Since moving to Athens, I’ve been continuing to be involved with the UK Women’s Classical Committee‘s #WCCWiki project, which aims to improve the representation of women in Classics, archaeology, and related fields on the world’s largest reference site, only 18% of whose biographical pages are of women. I decided to spend my first few editing sessions here focusing on Greek women working in archaeology in Greece – in both English Wikipedia and in English-language scholarship on the history of archaeology, I think there’s been a lot more written about women from the UK and USA who worked in Greece, usually via the British School at Athens or American School of Classics Studies at Athens, than there has about Greek women archaeologists. I just had a quick look at the two main online projects I know of on the history of women in archaeology: the ‘Breaking Ground: Women in Old World Archaeology‘ and ‘Trowelblazers‘ sites between them have just one biography of a Greek woman (Semni Karouzou, about whom more shortly). This is not to single out those sites for particular criticism, but just to illustrate the general situation, which is probably due to a combination of language issues – sources in Greek are less likely to be read by Anglophone scholars (or Wikipedia editors for that matter) – with the rather problematic relationship Anglophone Classics as a field has with modern, as opposed to ancient, Greece (of course, these two issues are closely related, as this article by Johanna Hanink makes clear). The main exception I’m aware of is the work of Dimitra Kokkinidou and Marianna Nikolaidou, whose fantastic chapter ‘Greek women in archaeology: an untold story’ in Excavating Women: A History of Women in European Archaeology has been a really useful source, and whose other publications on Greek women archaeologists and the history of Greek archaeology more generally are on my to-read list.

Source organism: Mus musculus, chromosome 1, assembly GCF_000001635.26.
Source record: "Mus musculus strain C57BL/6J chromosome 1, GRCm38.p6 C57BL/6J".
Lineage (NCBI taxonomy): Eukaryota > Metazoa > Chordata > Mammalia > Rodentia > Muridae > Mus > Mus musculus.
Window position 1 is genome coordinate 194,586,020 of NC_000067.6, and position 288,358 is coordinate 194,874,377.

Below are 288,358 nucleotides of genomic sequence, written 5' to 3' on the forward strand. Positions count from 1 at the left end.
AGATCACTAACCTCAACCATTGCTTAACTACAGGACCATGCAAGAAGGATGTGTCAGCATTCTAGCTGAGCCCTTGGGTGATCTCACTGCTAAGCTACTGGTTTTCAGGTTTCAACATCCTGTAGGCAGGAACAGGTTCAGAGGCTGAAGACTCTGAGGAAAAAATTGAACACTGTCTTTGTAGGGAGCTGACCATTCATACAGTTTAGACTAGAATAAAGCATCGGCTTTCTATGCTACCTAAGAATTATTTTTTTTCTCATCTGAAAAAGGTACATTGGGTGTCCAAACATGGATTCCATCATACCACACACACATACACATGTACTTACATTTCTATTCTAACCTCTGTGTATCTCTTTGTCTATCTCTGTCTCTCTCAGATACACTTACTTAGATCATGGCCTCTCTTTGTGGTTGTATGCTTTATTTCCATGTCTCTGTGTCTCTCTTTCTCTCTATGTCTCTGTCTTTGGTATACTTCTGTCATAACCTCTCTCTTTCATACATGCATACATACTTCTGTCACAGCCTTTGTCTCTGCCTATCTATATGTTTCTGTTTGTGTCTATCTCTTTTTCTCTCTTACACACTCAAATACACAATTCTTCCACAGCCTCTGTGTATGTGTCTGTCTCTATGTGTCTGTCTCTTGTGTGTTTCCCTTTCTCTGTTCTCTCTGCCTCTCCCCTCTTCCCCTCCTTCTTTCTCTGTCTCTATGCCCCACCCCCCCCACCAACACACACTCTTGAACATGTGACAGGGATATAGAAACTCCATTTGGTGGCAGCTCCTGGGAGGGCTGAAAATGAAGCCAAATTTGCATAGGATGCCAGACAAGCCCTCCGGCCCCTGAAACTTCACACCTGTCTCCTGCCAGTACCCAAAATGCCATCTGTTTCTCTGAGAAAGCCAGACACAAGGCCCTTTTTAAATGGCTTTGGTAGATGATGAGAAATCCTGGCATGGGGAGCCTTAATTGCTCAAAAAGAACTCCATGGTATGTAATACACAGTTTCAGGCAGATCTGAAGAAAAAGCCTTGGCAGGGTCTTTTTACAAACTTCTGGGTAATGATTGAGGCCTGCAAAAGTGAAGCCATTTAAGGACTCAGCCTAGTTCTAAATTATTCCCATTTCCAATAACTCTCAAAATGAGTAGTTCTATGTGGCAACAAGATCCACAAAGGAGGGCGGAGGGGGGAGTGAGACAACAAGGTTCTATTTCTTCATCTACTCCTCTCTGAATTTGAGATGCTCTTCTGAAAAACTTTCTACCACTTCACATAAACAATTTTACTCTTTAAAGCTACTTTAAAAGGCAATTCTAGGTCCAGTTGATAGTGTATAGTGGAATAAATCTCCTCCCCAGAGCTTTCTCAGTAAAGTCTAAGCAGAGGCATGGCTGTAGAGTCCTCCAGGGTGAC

Anyway, I thought that working on some pages for historical and current Greek women archaeologists would both help make information about them more available in English and be good practice for me in reading modern Greek sources! I’d like to share here some information about a few of the women whose pages I’ve been working on or are on my list to edit:

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Last Supper in Pompeii at the Ashmolean

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Statue of Bacchus, god of wine, at the introduction to ‘Last Supper in Pompeii’

Happy New Year to readers of this blog! And to start the year off, I’m reviewing an exhibition I went to see over the Christmas break – the Ashmolean’s ‘Last Supper in Pompeii’ (which closes in just a few days, on January 12th; for readers not in Oxford, there are a few pictures of exhibits and a video at the link).